Found in Him:  The Joy of the Incarnation and our Union with Christ by Elyse Fitzpatrick.  Fitzpatrick spends about equal time on two profound topics – first, the incarnation of Jesus Christ in human flesh and second, the doctrine of our union with Christ.  This is not dry theology, but a book that takes theological truths and explains how they should change our lives.

The Explicit Gospel by Matt Chandler and Jared Wilson.  This book unpacks the gospel in two distinct ways.  Chandler looks at the good news from a personal level, aptly describing how it impacts us.  Then he looks at the gospel from a cosmic level, showing how it affects all of creation.  He saves the best for last – the last chapters about the importance of viewing the gospel in these ways and about the dangers of moralism are especially worth the read.

The Pastor’s Justification:  Applying the Work of Christ in your Life and Ministry by Jared C. Wilson.  Wilson is another author I discovered this year.  Like Kevin DeYoung, he has quickly become a favorite.  This is easily the best book for pastors I have read this year.  Humble, honest and gospel-oriented, it is both convicting and encouraging at the same time.
Spirit-Empowered Preaching by Art Azurdia.  Dr. Azurdia has spoken at 2 conferences I have attended.  His messages are always powerful and incisive.  In this short but deep book, he probes the ministry of the Holy Spirit in the work of preaching.  These truths have changed how I approach the pulpit each Sunday.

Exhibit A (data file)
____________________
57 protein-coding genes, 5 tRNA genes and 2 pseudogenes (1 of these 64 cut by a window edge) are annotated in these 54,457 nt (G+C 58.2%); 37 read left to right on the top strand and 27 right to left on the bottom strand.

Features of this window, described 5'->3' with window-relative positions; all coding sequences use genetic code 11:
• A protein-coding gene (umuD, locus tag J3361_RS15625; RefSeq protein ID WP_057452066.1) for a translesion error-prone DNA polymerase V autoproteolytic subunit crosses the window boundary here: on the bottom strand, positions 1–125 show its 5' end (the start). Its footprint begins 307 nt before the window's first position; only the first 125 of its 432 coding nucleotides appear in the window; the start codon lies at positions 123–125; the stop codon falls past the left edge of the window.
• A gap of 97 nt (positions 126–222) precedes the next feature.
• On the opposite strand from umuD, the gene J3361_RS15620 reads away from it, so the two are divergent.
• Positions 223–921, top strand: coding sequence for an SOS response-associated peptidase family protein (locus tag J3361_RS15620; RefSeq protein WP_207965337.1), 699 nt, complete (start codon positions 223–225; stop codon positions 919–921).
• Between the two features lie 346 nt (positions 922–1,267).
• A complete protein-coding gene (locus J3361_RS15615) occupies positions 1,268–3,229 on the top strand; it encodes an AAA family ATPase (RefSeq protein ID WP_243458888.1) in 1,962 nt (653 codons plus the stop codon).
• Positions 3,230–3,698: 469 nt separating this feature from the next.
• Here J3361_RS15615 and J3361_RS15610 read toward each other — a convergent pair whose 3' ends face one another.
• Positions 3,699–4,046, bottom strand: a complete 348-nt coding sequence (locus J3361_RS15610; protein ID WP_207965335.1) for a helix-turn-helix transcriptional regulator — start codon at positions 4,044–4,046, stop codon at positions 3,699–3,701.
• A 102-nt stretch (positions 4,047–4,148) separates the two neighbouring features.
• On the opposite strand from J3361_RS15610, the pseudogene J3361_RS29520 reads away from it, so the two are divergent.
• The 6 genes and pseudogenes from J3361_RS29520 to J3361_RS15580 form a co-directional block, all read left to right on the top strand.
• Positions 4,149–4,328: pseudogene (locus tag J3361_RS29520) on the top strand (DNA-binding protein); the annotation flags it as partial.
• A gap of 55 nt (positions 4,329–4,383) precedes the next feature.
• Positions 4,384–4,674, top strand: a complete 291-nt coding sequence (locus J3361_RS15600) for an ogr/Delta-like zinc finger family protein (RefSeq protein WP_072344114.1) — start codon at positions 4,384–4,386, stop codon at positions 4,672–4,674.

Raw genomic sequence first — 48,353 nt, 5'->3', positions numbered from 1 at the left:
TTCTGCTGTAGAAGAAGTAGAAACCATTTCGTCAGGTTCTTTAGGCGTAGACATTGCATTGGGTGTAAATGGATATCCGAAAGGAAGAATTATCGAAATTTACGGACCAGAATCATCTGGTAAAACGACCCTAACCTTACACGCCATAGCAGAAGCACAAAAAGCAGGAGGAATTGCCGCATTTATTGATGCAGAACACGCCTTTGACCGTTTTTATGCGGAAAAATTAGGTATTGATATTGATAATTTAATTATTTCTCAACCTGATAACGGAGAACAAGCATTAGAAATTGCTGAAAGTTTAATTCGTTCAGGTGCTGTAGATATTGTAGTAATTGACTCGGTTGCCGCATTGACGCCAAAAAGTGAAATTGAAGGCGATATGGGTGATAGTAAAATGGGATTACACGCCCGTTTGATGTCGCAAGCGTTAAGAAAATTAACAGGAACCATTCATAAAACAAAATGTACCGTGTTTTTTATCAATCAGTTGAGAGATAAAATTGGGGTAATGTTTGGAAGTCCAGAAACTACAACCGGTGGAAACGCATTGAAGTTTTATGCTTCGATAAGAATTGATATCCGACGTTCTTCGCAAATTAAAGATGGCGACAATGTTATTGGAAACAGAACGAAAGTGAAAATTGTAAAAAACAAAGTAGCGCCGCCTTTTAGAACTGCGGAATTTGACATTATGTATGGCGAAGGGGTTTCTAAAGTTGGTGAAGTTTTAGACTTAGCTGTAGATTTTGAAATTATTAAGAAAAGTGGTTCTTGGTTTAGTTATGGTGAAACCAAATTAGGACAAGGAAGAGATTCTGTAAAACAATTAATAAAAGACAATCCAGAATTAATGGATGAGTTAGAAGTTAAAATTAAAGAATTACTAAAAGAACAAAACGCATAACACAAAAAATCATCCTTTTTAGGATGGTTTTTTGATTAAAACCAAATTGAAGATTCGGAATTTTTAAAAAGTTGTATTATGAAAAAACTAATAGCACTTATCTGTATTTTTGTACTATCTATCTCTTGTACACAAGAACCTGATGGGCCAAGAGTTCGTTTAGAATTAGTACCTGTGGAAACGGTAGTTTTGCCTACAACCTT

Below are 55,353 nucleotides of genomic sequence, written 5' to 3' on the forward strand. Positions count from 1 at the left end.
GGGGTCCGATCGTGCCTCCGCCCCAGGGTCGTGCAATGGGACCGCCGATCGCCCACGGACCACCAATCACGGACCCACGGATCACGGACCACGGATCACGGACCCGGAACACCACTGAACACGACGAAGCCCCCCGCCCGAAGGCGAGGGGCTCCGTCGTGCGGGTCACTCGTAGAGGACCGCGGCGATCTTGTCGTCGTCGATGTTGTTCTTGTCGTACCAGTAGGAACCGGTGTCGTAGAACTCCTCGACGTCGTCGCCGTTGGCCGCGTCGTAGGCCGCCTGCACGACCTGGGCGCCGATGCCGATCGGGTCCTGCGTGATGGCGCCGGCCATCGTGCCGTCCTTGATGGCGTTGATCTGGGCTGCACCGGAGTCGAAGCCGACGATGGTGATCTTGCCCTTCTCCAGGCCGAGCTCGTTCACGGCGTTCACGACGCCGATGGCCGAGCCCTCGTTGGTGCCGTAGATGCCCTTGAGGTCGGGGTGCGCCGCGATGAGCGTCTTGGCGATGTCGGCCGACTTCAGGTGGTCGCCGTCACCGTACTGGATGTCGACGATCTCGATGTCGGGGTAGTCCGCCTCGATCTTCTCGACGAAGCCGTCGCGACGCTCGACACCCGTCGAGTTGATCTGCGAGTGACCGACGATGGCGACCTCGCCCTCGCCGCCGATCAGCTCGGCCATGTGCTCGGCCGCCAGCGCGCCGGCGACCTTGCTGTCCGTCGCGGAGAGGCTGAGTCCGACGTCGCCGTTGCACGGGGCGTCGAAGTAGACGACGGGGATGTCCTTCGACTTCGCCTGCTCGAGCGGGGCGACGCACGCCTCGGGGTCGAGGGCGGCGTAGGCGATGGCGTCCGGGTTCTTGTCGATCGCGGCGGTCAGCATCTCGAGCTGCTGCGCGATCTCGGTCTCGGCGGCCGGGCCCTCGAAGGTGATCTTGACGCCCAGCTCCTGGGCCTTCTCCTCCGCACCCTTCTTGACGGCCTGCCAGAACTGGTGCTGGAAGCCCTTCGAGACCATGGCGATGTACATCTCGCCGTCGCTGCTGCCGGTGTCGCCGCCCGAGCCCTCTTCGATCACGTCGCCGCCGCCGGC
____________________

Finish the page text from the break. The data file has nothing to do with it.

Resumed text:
Delighting in the Trinity:  An Introduction to the Christian Faith by Michael Reeves.  I have read a lot of theology, but I have never had the Trinity explained to me better than I have in this book.  Using Scripture and many historical testimonies, Reeves does a wonderful job bringing the doctrine of the Triune nature of God home to the reader.
The Meaning of Marriage:  Facing the Complexities of Commitment with the Wisdom of God by Timothy and Kathy Keller.  I try to read a marriage book each year.  This is one of the most sane, well-thought out, balanced and biblical books on marriage I have ever read.  This is a book I would not hesitate to give as a gift, even to a young adult who is not yet married but struggling with what marriage really means.

2nd Tier Reads – very good, not great.
Deep and Wide:  Creating Churches Unchurched People Love to Attend by Andy Stanley
Memoirs of an Ordinary Pastor:  The Life and Reflections of Tom Carson by D. A. Carson
Making Spiritual Progress:  Building Your Life with Faith, Hope and Love by Allen Ratta
The Gospel as Center:  Renewing our Faith and Reforming our Ministry Practices by D. A. Carson and Timothy Keller, eds.
Taking God at His Word by Kevin DeYoung
Forever:  Why you can’t live without it by Paul David Tripp
The Life of Martyn Lloyd-Jones by Iain H. Murray
Crazy Busy by Kevin DeYoung
AHA:  The God moment that Changes Everything by Kyle Idleman
Real Peace: What we Long for and Where to Find It by Andy Farmer
Idols of the Heart:  Learning to Long for God Alone by Elyse Fitzpatrick
To Live is Christ, to Die is Gain by Matt Chandler and Jared Wilson
The Great and Holy War:  How World War 1 became a Religious Crusade by Philip Jenkins
Radical:  Taking Back Your Faith from the American Dream by David Platt
Broken-down House:  Living Productively in a World Gone Bad by Paul David Tripp